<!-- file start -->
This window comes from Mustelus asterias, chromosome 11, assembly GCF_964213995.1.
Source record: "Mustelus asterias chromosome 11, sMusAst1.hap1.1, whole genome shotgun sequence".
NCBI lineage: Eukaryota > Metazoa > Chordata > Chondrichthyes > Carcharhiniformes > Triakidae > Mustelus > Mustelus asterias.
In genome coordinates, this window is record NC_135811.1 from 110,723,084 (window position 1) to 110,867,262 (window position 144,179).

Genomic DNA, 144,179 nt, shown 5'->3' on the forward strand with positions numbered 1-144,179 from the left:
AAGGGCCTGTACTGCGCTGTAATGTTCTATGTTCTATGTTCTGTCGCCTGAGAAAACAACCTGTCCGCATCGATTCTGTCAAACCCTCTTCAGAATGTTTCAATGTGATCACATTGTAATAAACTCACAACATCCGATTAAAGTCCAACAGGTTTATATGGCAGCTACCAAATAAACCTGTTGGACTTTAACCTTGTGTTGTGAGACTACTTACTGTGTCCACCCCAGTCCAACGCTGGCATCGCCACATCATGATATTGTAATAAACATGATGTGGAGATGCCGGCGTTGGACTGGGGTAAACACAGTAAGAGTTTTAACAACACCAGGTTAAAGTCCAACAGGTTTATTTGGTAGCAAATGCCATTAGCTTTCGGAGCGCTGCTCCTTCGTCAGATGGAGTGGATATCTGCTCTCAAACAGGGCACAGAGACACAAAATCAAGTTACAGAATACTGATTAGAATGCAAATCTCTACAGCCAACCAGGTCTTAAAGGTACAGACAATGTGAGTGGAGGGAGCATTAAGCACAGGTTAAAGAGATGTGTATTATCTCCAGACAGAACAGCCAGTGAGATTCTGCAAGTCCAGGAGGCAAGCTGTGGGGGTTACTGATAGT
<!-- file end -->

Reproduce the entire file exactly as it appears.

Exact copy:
This window comes from Mustelus asterias, chromosome 11, assembly GCF_964213995.1.
Source record: "Mustelus asterias chromosome 11, sMusAst1.hap1.1, whole genome shotgun sequence".
NCBI lineage: Eukaryota > Metazoa > Chordata > Chondrichthyes > Carcharhiniformes > Triakidae > Mustelus > Mustelus asterias.
In genome coordinates, this window is record NC_135811.1 from 110,723,084 (window position 1) to 110,867,262 (window position 144,179).

Genomic DNA, 144,179 nt, shown 5'->3' on the forward strand with positions numbered 1-144,179 from the left:
AAGGGCCTGTACTGCGCTGTAATGTTCTATGTTCTATGTTCTGTCGCCTGAGAAAACAACCTGTCCGCATCGATTCTGTCAAACCCTCTTCAGAATGTTTCAATGTGATCACATTGTAATAAACTCACAACATCCGATTAAAGTCCAACAGGTTTATATGGCAGCTACCAAATAAACCTGTTGGACTTTAACCTTGTGTTGTGAGACTACTTACTGTGTCCACCCCAGTCCAACGCTGGCATCGCCACATCATGATATTGTAATAAACATGATGTGGAGATGCCGGCGTTGGACTGGGGTAAACACAGTAAGAGTTTTAACAACACCAGGTTAAAGTCCAACAGGTTTATTTGGTAGCAAATGCCATTAGCTTTCGGAGCGCTGCTCCTTCGTCAGATGGAGTGGATATCTGCTCTCAAACAGGGCACAGAGACACAAAATCAAGTTACAGAATACTGATTAGAATGCAAATCTCTACAGCCAACCAGGTCTTAAAGGTACAGACAATGTGAGTGGAGGGAGCATTAAGCACAGGTTAAAGAGATGTGTATTATCTCCAGACAGAACAGCCAGTGAGATTCTGCAAGTCCAGGAGGCAAGCTGTGGGGGTTACTGATAGT